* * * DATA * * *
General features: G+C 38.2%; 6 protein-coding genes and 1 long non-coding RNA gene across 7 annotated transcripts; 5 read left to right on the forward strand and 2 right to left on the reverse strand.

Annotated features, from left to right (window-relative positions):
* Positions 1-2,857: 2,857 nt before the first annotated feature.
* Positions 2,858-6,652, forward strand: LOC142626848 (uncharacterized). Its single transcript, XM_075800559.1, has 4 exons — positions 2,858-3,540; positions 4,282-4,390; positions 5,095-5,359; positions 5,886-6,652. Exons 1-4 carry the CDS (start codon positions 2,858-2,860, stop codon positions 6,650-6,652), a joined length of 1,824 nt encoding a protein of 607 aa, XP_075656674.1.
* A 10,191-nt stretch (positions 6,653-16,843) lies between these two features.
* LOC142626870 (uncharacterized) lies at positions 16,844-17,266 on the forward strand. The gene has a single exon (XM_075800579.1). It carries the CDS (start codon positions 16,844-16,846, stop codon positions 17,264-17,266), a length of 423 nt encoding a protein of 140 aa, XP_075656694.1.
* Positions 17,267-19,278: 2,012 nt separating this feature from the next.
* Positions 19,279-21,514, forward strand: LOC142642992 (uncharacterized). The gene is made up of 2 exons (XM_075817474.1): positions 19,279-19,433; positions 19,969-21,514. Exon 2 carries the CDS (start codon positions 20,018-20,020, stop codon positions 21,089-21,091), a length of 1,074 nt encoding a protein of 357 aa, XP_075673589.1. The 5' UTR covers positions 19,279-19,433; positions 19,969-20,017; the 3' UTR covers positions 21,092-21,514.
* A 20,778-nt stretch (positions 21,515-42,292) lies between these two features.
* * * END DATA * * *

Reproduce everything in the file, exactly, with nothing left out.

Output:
General features: G+C 38.2%; 6 protein-coding genes and 1 long non-coding RNA gene across 7 annotated transcripts; 5 read left to right on the forward strand and 2 right to left on the reverse strand.

Annotated features, from left to right (window-relative positions):
* Positions 1-2,857: 2,857 nt before the first annotated feature.
* Positions 2,858-6,652, forward strand: LOC142626848 (uncharacterized). Its single transcript, XM_075800559.1, has 4 exons — positions 2,858-3,540; positions 4,282-4,390; positions 5,095-5,359; positions 5,886-6,652. Exons 1-4 carry the CDS (start codon positions 2,858-2,860, stop codon positions 6,650-6,652), a joined length of 1,824 nt encoding a protein of 607 aa, XP_075656674.1.
* A 10,191-nt stretch (positions 6,653-16,843) lies between these two features.
* LOC142626870 (uncharacterized) lies at positions 16,844-17,266 on the forward strand. The gene has a single exon (XM_075800579.1). It carries the CDS (start codon positions 16,844-16,846, stop codon positions 17,264-17,266), a length of 423 nt encoding a protein of 140 aa, XP_075656694.1.
* Positions 17,267-19,278: 2,012 nt separating this feature from the next.
* Positions 19,279-21,514, forward strand: LOC142642992 (uncharacterized). The gene is made up of 2 exons (XM_075817474.1): positions 19,279-19,433; positions 19,969-21,514. Exon 2 carries the CDS (start codon positions 20,018-20,020, stop codon positions 21,089-21,091), a length of 1,074 nt encoding a protein of 357 aa, XP_075673589.1. The 5' UTR covers positions 19,279-19,433; positions 19,969-20,017; the 3' UTR covers positions 21,092-21,514.
* A 20,778-nt stretch (positions 21,515-42,292) lies between these two features.